Delta News

Agencies seek two-month delay for Delta tunnels hearing

The state Department of Water Resources and the U.S. Bureau of Reclamation requested a 60-day continuance on hearings that could decide the fate of Gov. Jerry Brown’s controversial Delta tunnel plan. Aerial photo of the region to be affected by the Delta tunnels and intakes in the Courtland area on Wednesday, April 10, 2013.
The state Department of Water Resources and the U.S. Bureau of Reclamation requested a 60-day continuance on hearings that could decide the fate of Gov. Jerry Brown’s controversial Delta tunnel plan. Aerial photo of the region to be affected by the Delta tunnels and intakes in the Courtland area on Wednesday, April 10, 2013. RBenton@sacbee.com

In response to dozens of pending protests, state and federal officials asked for a two-month delay in hearings that could decide the fate of Gov. Jerry Brown’s controversial plan to build two massive tunnels beneath the Sacramento-San Joaquin Delta.

On Monday, the state Department of Water Resources and the U.S. Bureau of Reclamation – the agencies that run the huge Delta pumps – requested a 60-day continuance on hearings that were scheduled to begin in early May at the State Water Resources Control Board.

The agencies said in a letter that they believe the extra time could help resolve or consolidate protests from a slew of environmental groups, and Delta and Northern California water agencies. A spokesman for the board said the request is under consideration. Reclamation spokesman Shane Hunt said the hope is to whittle down some of the individual complaints before the lengthy hearings start.

The requested delay appears to have nothing to do with a complaint filed last week by a powerful water conglomerate made up of mostly San Joaquin Valley farm-water suppliers demanding that two members of the board be disqualified from the hearings.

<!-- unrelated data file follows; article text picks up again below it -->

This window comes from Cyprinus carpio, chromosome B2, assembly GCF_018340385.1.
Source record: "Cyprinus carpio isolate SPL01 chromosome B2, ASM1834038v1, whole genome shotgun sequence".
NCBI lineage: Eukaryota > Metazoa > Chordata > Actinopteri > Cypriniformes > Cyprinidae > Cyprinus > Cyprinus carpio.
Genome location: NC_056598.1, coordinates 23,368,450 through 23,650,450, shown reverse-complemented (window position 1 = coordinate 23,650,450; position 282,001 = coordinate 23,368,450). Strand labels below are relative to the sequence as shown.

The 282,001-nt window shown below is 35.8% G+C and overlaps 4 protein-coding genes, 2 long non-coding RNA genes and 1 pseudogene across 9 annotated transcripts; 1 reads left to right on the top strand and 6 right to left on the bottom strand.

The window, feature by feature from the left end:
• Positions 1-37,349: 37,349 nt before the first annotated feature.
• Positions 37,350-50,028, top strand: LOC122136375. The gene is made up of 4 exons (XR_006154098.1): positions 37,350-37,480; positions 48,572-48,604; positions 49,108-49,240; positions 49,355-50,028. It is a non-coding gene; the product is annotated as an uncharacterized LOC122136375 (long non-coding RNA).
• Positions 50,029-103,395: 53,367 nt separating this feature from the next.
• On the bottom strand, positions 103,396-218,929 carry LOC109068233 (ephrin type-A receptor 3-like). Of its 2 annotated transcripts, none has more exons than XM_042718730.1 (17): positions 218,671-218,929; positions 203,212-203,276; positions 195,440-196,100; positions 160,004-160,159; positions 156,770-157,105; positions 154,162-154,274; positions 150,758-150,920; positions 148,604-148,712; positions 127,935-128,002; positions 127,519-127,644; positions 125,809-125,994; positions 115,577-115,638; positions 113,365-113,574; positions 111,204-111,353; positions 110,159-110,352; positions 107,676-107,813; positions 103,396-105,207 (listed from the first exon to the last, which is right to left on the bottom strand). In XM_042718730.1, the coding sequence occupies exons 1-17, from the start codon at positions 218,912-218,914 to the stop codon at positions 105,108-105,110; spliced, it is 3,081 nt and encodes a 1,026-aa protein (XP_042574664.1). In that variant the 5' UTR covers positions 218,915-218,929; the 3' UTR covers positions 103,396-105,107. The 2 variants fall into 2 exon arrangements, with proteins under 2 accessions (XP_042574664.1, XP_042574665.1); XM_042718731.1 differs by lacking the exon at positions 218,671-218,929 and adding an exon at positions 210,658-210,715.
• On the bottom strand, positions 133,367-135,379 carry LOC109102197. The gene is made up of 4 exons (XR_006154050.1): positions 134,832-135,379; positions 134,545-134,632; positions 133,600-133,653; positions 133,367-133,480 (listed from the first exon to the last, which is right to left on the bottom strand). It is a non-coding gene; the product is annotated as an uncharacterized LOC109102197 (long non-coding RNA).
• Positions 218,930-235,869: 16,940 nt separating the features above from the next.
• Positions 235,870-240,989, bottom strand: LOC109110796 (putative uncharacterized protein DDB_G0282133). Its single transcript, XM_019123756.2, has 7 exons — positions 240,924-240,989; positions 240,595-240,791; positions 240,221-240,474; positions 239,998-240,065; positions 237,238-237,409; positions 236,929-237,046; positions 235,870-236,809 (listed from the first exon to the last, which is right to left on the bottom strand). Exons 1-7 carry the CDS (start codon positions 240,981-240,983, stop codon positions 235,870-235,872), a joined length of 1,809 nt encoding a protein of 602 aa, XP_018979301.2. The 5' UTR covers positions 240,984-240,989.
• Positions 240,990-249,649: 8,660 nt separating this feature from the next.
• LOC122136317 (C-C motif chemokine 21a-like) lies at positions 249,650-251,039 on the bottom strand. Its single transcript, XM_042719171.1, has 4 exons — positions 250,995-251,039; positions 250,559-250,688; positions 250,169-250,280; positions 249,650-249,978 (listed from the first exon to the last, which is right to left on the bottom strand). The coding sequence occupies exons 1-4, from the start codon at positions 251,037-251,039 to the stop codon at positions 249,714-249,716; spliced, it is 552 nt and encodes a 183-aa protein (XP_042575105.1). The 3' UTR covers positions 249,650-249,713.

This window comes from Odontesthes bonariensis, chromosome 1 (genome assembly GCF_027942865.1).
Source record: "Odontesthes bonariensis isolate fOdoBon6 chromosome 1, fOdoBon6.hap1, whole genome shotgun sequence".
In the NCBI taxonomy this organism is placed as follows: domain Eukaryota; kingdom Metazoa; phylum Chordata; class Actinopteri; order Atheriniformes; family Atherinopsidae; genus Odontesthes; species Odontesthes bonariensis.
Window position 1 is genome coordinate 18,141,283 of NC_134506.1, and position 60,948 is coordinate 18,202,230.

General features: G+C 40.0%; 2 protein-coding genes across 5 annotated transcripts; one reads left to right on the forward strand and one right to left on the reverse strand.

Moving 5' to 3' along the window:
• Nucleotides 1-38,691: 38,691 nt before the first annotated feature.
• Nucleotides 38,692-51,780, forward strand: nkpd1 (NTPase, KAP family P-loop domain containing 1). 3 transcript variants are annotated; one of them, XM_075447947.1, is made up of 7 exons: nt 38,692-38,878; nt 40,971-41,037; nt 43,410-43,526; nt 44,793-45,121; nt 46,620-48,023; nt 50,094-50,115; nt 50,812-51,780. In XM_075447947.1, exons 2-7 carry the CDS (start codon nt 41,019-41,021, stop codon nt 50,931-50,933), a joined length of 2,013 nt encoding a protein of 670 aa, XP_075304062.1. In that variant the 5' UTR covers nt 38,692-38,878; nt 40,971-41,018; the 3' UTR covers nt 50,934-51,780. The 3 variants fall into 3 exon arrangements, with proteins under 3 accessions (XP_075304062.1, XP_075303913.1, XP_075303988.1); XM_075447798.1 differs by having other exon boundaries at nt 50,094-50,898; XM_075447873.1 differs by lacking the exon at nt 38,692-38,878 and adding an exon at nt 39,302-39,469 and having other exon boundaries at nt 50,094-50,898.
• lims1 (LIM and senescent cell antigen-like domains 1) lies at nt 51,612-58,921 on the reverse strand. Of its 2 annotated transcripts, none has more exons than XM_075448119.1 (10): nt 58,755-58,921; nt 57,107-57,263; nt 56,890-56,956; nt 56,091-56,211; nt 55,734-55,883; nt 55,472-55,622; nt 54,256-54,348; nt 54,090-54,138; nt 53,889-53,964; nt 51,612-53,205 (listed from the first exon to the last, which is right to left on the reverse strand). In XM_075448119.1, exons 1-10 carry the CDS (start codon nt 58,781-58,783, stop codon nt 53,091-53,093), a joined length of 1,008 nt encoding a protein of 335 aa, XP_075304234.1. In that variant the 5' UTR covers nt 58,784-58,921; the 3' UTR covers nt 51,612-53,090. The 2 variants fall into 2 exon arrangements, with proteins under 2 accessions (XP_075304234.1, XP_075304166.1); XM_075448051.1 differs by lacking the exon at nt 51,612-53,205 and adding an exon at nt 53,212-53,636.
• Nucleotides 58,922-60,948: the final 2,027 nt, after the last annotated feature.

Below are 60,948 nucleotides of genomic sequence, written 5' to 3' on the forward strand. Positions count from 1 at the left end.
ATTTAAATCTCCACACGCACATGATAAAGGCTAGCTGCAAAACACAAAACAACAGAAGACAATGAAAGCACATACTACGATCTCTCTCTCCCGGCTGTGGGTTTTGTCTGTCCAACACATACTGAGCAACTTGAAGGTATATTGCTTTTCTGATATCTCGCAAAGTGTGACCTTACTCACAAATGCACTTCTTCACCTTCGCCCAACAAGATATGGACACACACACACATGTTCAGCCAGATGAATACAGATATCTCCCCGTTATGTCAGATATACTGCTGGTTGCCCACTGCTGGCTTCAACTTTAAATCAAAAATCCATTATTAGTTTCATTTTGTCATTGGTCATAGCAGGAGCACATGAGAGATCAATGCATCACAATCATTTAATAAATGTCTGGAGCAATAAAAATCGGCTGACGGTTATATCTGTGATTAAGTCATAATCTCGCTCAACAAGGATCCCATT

The San Luis & Delta-Mendota Water Authority argued that control board Chair Felicia Marcus and board member Tam Doduc, the presiding officers in the hearing, have already made up their minds about a critical issue that could translate into less water delivered to San Luis and other water agencies south of the Delta.

Coming from a critical financier of the project, the protest raised fresh questions about the viability of the $15.5-billion tunnels plan, which is designed to re-engineer the plumbing of the Delta, repair its fragile ecosystem, and shore up the reliability of deliveries of water pumped to the San Joaquin Valley and Southern California. Those deliveries often are interrupted by the need to keep water in the Delta to preserve fish, as well as other environmental concerns.

In order to build the tunnels, the state and federal agencies need permission from the control board to divert water from the Sacramento River at a point near Clarksburg, north of the existing pumps in Tracy.

Ryan Sabalow: 916-321-1264, @ryansabalow

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